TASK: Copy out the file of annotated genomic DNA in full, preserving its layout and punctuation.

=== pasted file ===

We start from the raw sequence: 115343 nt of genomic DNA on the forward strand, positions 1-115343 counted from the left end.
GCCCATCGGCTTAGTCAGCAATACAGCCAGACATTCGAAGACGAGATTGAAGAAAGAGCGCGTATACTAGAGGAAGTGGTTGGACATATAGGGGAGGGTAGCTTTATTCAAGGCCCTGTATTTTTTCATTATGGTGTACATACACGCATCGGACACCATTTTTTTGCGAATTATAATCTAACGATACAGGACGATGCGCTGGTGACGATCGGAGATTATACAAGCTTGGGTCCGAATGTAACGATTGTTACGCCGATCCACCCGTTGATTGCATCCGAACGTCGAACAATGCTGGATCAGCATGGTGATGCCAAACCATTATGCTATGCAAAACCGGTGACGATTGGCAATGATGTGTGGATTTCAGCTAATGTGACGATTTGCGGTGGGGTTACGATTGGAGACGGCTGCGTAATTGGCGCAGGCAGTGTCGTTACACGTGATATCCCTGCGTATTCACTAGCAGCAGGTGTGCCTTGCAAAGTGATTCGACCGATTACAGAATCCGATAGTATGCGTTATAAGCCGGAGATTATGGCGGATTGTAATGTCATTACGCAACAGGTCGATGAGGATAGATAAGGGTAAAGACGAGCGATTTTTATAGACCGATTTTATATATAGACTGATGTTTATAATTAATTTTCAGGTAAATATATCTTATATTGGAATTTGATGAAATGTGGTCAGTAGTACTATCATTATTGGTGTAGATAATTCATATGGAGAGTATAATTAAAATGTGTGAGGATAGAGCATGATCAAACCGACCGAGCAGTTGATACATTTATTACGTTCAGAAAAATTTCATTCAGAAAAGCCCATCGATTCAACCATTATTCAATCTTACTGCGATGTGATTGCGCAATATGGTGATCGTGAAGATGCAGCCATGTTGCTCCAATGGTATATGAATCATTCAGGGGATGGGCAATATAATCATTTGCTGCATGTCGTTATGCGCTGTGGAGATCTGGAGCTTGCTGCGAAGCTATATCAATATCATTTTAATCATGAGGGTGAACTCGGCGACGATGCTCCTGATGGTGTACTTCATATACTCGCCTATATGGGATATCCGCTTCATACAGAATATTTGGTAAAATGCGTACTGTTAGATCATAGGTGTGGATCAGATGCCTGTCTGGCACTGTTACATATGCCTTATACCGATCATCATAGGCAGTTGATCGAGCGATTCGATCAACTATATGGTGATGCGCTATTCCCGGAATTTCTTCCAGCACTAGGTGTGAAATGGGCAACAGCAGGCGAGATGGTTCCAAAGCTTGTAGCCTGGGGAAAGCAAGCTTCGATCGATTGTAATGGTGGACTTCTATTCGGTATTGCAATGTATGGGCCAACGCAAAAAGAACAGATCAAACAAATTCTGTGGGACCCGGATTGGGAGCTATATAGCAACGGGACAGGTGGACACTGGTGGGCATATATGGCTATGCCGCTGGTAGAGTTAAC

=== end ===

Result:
We start from the raw sequence: 115343 nt of genomic DNA on the forward strand, positions 1-115343 counted from the left end.
GCCCATCGGCTTAGTCAGCAATACAGCCAGACATTCGAAGACGAGATTGAAGAAAGAGCGCGTATACTAGAGGAAGTGGTTGGACATATAGGGGAGGGTAGCTTTATTCAAGGCCCTGTATTTTTTCATTATGGTGTACATACACGCATCGGACACCATTTTTTTGCGAATTATAATCTAACGATACAGGACGATGCGCTGGTGACGATCGGAGATTATACAAGCTTGGGTCCGAATGTAACGATTGTTACGCCGATCCACCCGTTGATTGCATCCGAACGTCGAACAATGCTGGATCAGCATGGTGATGCCAAACCATTATGCTATGCAAAACCGGTGACGATTGGCAATGATGTGTGGATTTCAGCTAATGTGACGATTTGCGGTGGGGTTACGATTGGAGACGGCTGCGTAATTGGCGCAGGCAGTGTCGTTACACGTGATATCCCTGCGTATTCACTAGCAGCAGGTGTGCCTTGCAAAGTGATTCGACCGATTACAGAATCCGATAGTATGCGTTATAAGCCGGAGATTATGGCGGATTGTAATGTCATTACGCAACAGGTCGATGAGGATAGATAAGGGTAAAGACGAGCGATTTTTATAGACCGATTTTATATATAGACTGATGTTTATAATTAATTTTCAGGTAAATATATCTTATATTGGAATTTGATGAAATGTGGTCAGTAGTACTATCATTATTGGTGTAGATAATTCATATGGAGAGTATAATTAAAATGTGTGAGGATAGAGCATGATCAAACCGACCGAGCAGTTGATACATTTATTACGTTCAGAAAAATTTCATTCAGAAAAGCCCATCGATTCAACCATTATTCAATCTTACTGCGATGTGATTGCGCAATATGGTGATCGTGAAGATGCAGCCATGTTGCTCCAATGGTATATGAATCATTCAGGGGATGGGCAATATAATCATTTGCTGCATGTCGTTATGCGCTGTGGAGATCTGGAGCTTGCTGCGAAGCTATATCAATATCATTTTAATCATGAGGGTGAACTCGGCGACGATGCTCCTGATGGTGTACTTCATATACTCGCCTATATGGGATATCCGCTTCATACAGAATATTTGGTAAAATGCGTACTGTTAGATCATAGGTGTGGATCAGATGCCTGTCTGGCACTGTTACATATGCCTTATACCGATCATCATAGGCAGTTGATCGAGCGATTCGATCAACTATATGGTGATGCGCTATTCCCGGAATTTCTTCCAGCACTAGGTGTGAAATGGGCAACAGCAGGCGAGATGGTTCCAAAGCTTGTAGCCTGGGGAAAGCAAGCTTCGATCGATTGTAATGGTGGACTTCTATTCGGTATTGCAATGTATGGGCCAACGCAAAAAGAACAGATCAAACAAATTCTGTGGGACCCGGATTGGGAGCTATATAGCAACGGGACAGGTGGACACTGGTGGGCATATATGGCTATGCCGCTGGTAGAGTTAAC